“I believe in the living God.” The Bishop of Marsabit repeated this several times during our brief courtesy visit. Most strikingly, at one point he said “I believe in the living God, and I trust no one will die of this.”
I met the bishop while on a visit to Northern Kenya. Marsabit is the largest of Kenya’s forty-seven counties, but sparsely populated and therefore politically marginal. It is part of a region in East Africa currently experiencing an extraordinary drought, the worst in living memory—worse even than the drought that brought the Ethiopian famine of the 1980s.
Most of us haven’t heard much about the crisis affecting Somalia, South Sudan, Ethiopia, and Northern Kenya. This is partly because their governments don’t want to declare a famine—it’s not a good look for them. It is also because NGOs struggle to draw media attention to a slow-onset disaster, especially at a time when humanitarian interest has been so focused on Ukraine. In the past, one might have brought celebrities into a situation like this, and media interest would follow, but concerns about “white saviorism” have blocked that strategy. Since the ’80s, communities in the region have developed their resilience, their capacity to survive difficult conditions, but the extraordinary severity of this drought—widely considered a consequence of climate change—has pushed past what they can manage. The effects of climate change, in other words, have wiped out progress made over four decades, and left the people worse off than before. It’s a grim situation, and an absolutely unjust one. It is also very frightening.
I was visiting Marsabit with the Catholic Agency for Overseas Development (CAFOD), a British Catholic development agency, but I am a theologian rather than a development specialist. Perhaps this is why I found myself wrestling so much with the bishop’s words: “I believe in the living God, and I trust no one will die of this.” That no one will die seemed to me, unfortunately, extremely unlikely. And yet I sensed that there was something right in what he said. To hear him affirm his trust was, I felt in some obscure way, to be taught something of what faith itself means.
Before stopping off to see the bishop, we had spent much of the day touring an extraordinarily parched and dusty landscape, almost a moonscape. Again and again we’d seen the bodies of dead camels and donkeys. There’s something haunting in the sight of a camel that has perished from drought. Across the day we’d met several groups of pastoralists, and heard their stories, their anxiety, their sense of shock. In losing their animals they have lost their source of milk, meat, cash, savings, and employment. What can you do when the herds have all died?
Just as important were the things we didn’t see. There were no convoys of trucks bringing relief. We didn’t see the logos of the various humanitarian agencies. Our guide that day, a man born into these same pastoralist communities and now head of Marsabit diocese’s humanitarian wing, told us of a major mismatch between the scale of need and the level of resources. He spoke very positively of a longer-term project involving Catholic Relief Services, and for the immediate crisis there had been some support from CAFOD and its German counterpart, Misereor, but nothing like enough. This is why the part of my brain that computes odds believed—and continues to believe—that people will indeed die from this famine.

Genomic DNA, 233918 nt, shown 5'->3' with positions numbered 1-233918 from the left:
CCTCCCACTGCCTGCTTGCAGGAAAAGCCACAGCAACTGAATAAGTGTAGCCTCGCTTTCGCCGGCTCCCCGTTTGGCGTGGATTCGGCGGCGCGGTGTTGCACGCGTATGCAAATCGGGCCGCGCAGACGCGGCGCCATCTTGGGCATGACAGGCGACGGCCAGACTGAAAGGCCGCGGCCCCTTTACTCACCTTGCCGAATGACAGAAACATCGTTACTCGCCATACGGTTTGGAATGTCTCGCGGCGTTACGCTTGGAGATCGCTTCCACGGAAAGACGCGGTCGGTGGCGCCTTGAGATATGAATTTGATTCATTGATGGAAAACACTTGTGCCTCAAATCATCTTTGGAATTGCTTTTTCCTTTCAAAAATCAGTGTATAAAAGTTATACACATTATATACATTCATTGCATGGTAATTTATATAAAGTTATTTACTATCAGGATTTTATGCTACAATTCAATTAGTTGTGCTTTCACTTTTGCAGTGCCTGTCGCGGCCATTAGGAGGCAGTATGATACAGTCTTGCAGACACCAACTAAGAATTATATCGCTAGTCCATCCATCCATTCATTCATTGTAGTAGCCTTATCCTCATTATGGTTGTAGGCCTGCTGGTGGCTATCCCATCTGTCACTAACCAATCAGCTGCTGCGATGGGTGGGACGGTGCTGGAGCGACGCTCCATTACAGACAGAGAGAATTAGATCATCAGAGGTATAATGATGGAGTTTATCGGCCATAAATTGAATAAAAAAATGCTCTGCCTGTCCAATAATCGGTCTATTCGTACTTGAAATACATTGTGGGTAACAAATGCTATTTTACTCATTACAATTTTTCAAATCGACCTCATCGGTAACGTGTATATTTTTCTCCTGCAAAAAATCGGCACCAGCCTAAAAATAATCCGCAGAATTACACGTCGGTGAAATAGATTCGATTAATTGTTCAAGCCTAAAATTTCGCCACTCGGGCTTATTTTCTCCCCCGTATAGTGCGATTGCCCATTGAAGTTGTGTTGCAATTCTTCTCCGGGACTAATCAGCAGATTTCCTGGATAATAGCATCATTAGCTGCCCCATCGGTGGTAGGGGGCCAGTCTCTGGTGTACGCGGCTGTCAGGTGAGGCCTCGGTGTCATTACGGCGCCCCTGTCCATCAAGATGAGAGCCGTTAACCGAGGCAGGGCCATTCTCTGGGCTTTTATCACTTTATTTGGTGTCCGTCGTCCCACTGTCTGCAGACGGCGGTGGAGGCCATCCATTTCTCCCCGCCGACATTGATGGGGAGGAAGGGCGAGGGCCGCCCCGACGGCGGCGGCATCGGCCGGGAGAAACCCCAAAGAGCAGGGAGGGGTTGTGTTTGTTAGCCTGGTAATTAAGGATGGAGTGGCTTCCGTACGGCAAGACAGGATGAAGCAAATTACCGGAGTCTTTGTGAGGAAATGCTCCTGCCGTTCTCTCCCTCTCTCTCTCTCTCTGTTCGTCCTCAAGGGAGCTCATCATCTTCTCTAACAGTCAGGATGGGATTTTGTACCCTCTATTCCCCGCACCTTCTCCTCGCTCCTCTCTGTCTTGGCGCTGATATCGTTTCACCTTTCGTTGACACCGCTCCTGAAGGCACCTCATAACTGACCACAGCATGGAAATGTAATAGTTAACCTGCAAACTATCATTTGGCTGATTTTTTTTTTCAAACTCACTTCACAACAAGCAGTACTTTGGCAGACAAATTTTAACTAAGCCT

The bishop of course knew much better than I did the reality of the situation. One could sense the weight of it in what he said, the way it pressed upon him. Wherever his affirmation of trust came from, I cannot believe it was ignorance, or some lazy optimism. Perhaps what he said was rooted in the love and connection to the particular people and communities in his diocese. To him they are not examples of a general truth—sometimes there are famines, and when relief doesn’t come, people die. For him they are real, concrete, familiar, particular, beloved individuals and families and villages. For those whom we know and love, we keep hope open as long as we possibly can, refusing to accommodate ourselves to a terrible probability. We continue to search the horizon, to hope and pray for things to take an unexpected twist.
And perhaps his response was also rooted in another reality he knew very well, which is that relief could perfectly well be brought to these communities. Their suffering and death is not inevitable. There is a paved road to Marsabit. As we had traveled along it the day before, we passed giant polytunnels in which Kenya grows food and flowers for export to Europe. If people in Marsabit and all across the horn of Africa die of famine, it will not be the result of some natural evil—just a sad outcome of the way the weather works. It will be because of actions not taken. It will be the result of a lack of interest where there should have been interest, a lack of attention, a lack of care.
Sometimes I teach my students about the understanding of evil as privation. Augustine was its classic proponent, in his rejection of Manichaean dualism. On this view, evil is not a distinctive thing in itself, some separate substance, but a lack, an absence in what should be. To my students the notion of evil as privation can seem unimpressive, too weak and tame to capture what is so dramatically wrong with things. When I think about the likely outcome of our own and the world’s absence of attention in this crisis in East Africa, though, I am not so sure.
I too believe in the living God, or I try to. And so I hope against hope that God’s Spirit will stir up something in our hearts, and I hope against hope that the bishop of Marsabit will be right after all.